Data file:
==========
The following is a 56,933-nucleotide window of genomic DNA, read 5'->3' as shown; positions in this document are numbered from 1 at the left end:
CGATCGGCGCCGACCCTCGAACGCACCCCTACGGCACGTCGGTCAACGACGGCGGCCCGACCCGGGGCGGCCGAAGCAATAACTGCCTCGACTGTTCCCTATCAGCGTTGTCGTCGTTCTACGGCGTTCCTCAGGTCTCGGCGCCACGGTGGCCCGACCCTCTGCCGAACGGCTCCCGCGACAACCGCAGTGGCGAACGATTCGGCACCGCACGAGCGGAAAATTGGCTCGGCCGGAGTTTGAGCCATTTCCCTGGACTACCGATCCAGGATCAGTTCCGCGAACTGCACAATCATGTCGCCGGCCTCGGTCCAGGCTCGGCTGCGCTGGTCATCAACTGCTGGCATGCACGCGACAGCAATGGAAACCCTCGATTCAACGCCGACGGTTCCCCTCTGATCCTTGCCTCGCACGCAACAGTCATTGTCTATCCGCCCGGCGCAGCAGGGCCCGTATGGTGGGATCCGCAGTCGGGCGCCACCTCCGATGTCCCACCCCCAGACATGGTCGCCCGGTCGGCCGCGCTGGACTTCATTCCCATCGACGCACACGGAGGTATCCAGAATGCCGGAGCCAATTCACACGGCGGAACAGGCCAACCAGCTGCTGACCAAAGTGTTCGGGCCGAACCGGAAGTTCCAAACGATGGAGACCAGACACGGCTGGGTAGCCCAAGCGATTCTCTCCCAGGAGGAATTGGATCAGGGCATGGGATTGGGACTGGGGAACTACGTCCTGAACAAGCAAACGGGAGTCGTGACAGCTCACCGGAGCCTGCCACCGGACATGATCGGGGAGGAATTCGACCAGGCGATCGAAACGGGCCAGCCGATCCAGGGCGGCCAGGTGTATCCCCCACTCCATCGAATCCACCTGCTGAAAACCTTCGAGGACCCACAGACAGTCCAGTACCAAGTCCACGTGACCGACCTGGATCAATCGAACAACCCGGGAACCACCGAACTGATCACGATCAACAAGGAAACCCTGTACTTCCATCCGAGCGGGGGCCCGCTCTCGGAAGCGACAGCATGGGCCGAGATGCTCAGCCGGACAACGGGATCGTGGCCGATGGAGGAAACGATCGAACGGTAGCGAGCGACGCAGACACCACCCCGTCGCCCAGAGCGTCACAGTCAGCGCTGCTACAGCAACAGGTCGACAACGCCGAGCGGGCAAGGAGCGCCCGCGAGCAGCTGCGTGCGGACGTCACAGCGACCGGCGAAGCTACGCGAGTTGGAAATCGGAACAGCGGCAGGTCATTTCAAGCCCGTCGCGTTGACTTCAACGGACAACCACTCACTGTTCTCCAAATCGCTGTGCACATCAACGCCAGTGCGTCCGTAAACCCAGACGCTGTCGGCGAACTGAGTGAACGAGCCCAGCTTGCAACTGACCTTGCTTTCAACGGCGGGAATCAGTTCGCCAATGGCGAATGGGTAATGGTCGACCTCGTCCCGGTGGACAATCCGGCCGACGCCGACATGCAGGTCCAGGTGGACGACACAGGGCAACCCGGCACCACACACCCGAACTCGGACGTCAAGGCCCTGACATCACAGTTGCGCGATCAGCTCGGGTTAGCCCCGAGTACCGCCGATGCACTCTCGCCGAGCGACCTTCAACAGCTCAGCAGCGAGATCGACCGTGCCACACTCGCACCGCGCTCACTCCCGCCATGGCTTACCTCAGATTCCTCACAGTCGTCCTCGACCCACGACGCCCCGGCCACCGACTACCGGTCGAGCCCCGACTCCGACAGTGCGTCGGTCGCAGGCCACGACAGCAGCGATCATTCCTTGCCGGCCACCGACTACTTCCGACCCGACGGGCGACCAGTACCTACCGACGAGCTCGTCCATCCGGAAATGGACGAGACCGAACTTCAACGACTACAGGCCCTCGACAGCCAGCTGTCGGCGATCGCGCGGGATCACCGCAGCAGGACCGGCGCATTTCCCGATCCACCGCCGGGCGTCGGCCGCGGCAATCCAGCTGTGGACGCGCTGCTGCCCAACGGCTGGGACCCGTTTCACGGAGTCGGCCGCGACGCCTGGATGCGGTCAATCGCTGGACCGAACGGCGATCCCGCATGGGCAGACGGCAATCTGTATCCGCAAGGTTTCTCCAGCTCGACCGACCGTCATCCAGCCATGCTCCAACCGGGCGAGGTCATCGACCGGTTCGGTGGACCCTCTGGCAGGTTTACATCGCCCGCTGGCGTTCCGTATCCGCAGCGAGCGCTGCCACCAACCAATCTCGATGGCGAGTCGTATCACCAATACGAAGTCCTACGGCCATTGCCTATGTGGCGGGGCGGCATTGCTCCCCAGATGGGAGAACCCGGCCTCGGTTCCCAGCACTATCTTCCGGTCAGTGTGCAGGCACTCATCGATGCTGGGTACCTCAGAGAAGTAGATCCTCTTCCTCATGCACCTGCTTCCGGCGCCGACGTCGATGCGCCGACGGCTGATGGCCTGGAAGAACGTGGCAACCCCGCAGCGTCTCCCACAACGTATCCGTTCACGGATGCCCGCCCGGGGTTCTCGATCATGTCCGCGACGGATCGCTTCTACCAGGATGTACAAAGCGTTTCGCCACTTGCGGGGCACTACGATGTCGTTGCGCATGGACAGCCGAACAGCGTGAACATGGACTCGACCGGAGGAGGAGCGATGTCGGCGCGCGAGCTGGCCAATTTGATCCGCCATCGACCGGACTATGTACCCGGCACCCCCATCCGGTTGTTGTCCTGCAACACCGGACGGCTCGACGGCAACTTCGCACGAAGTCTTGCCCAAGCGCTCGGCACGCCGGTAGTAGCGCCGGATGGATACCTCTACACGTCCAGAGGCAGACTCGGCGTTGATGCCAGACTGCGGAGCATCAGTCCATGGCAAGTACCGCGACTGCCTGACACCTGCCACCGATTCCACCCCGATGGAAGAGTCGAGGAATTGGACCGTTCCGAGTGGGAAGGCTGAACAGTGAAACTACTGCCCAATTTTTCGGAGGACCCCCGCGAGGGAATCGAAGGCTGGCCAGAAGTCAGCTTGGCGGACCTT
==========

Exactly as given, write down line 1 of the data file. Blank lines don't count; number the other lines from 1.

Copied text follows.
The following is a 56,933-nucleotide window of genomic DNA, read 5'->3' as shown; positions in this document are numbered from 1 at the left end: